Ohh, shiny - The Silver Treasure of Kaiseraugst
The Silver Treasure of Kaiseraugst is part of the exhibition in Karlsruhe. And it IS an impressing view, a room full of shiny silver, the effects hightened by the special lights.
Kaiseraugst (Augusta Raurica, founded 44 BC) is a town at the upper Rhine in Switzerland. The florishing Roman town, trade centre because of a bridge across the Rhine, was since 260 AD under several attacks from the Germanic tribe of the Alamanni. The Emperor Diocletian ordered the building of a fortress, Castrum Rauracense, to protect town and bridge. Around 300 AD, it was the largest military fort at the Upper Rhine, with buildings not only for the soldiers but also for the administrative staff, and places where the population of the nearby town could flee in case of attacks. Parts of the enclosing stone walls can still be seen, they go by the name of Heidenmauer (Heathen Wall). On the most exposed southern side, the - partly restored - wall is 4 meters wide and in places stands to a height of 4.5 meters. But the fortress was destroyed shortly after 350 AD, probably by the Alamanni.
Around this time, the silver hoard was buried inside the fortress wall, there to be forgotten (the people who knew about it probably died in the war). It had been accumulated by Roman officers over a period of many years. Composed of Imperial gifts and inherited items, the treasure represented a very sizeable fortune - I bet the Alamanni would have liked to find it.
The so-Called Achilles Plate
Odysseus finds Achilles disguised as a woman
In 1961, a mechanical digger roused it from its long sleep, not knowing what it had brought forth mingled in heaps of earth. Two months later, the landlady of a nearby inn contacted archaeologists about several silver plates she found on the building site, and "if they had any use for the things." It turned out several other items had found their way into private collections til then and not everything has been returned (there are traces, imprints and such, of items still missing). But over the following years, the archaeologists accumulated a good part of the hoard: 58 kilogramms of pure silver wrought into magnificent platters and bowls, elaborate cutlery as well as coins and medallions. The treasure is of great significance not only because of its material value but also because it provides us with important information regarding late antique society and the remarkable craftsmanship of that period.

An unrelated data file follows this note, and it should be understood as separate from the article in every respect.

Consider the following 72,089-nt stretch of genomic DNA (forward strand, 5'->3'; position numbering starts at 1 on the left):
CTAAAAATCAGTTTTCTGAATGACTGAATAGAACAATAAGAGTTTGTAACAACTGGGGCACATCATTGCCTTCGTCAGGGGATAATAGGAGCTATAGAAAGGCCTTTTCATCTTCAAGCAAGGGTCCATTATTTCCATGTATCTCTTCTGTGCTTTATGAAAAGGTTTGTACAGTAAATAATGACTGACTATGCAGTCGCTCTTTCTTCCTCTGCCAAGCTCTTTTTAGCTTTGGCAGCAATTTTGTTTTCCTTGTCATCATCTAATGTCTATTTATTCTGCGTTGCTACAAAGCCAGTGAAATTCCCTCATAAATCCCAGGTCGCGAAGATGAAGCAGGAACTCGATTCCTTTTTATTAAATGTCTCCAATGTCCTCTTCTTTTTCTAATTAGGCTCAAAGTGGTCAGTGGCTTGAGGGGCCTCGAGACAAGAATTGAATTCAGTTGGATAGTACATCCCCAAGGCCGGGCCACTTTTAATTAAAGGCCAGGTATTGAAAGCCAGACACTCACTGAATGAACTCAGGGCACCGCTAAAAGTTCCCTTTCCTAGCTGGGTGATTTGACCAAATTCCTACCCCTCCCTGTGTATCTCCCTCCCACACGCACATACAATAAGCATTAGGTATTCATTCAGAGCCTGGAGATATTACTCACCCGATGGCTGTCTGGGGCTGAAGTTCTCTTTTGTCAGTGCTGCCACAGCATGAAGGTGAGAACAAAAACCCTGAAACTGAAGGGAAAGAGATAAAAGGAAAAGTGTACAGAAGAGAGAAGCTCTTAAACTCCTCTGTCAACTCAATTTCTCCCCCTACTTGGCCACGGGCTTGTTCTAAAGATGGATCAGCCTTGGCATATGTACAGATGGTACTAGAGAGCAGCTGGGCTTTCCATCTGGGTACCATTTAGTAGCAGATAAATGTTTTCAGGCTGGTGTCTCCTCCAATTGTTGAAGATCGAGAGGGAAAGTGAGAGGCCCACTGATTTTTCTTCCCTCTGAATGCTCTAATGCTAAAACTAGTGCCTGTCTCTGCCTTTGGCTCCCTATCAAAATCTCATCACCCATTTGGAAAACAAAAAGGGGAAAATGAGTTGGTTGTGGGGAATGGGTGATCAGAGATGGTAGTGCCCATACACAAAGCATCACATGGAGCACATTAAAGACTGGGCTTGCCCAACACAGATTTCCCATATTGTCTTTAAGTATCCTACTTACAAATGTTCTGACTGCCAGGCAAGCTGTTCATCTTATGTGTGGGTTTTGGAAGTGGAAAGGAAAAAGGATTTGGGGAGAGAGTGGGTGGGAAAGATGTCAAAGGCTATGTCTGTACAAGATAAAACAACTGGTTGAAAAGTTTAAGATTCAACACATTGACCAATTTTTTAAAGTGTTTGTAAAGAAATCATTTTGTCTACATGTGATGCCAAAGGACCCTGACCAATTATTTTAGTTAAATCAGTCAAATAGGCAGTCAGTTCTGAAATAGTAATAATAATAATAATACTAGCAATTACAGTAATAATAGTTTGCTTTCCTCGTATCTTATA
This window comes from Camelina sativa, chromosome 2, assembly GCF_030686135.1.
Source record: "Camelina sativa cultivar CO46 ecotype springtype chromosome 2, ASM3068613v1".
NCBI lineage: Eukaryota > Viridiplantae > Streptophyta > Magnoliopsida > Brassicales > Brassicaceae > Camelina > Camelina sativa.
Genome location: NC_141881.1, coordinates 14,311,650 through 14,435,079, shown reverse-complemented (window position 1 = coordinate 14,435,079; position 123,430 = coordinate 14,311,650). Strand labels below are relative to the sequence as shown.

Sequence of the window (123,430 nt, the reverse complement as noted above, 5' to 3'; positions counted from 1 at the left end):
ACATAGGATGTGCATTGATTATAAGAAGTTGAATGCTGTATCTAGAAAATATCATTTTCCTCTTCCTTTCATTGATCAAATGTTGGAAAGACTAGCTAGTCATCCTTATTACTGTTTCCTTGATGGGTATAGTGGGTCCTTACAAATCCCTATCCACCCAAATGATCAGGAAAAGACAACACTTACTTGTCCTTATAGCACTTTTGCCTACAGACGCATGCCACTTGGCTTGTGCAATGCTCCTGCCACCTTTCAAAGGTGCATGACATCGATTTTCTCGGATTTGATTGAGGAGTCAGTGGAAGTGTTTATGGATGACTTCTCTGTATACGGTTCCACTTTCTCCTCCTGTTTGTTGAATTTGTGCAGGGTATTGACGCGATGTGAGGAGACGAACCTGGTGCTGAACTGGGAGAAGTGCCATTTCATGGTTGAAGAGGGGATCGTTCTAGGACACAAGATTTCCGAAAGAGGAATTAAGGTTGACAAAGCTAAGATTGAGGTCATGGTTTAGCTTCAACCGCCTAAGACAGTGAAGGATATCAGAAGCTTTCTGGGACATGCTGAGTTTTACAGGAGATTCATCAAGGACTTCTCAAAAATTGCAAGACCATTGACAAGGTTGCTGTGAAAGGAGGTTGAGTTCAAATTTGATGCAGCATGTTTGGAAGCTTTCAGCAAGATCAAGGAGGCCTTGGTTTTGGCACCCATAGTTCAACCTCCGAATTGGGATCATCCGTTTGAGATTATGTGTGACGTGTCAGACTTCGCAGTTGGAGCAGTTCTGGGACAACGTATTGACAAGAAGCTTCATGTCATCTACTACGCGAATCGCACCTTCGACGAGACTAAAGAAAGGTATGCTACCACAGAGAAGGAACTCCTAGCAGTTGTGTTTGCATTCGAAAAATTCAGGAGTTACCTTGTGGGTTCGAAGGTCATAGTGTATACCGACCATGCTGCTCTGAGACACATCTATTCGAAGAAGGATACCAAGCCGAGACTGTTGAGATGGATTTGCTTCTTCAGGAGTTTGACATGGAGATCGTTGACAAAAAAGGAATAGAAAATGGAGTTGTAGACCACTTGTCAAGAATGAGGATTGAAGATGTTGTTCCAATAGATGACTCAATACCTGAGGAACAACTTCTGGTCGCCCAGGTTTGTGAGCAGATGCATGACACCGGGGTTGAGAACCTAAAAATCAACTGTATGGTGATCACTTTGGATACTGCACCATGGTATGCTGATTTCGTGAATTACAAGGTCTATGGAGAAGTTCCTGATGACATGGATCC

The first part of the treasure was renovated the way it was done in the 1960ies, attempting to reconstruct it in its former splendour. Thus, the pieces were cleaned, brought back into shape and traces of time and mishandling by the digger were removed as best as possible. But attitude has changed, and the part of the treasure returned by a private owner in 1995, was treated differently: the traces - imprints - of the hay in which the Romans had wrapped the pieces, have been left, as well as some destruction done by time and the mechanical digger. Thus part of the hoard is polished to a shine and demonstrates the grandeur of Late Antiquity craftmanship, the other part shows its history.(*I borrowed the picture from this site. It's maintained by a 10th Latin Class of a Swiss high school. The actual section tells about the kids visiting Kaiseraugst. The copyright to the picture remains theirs.)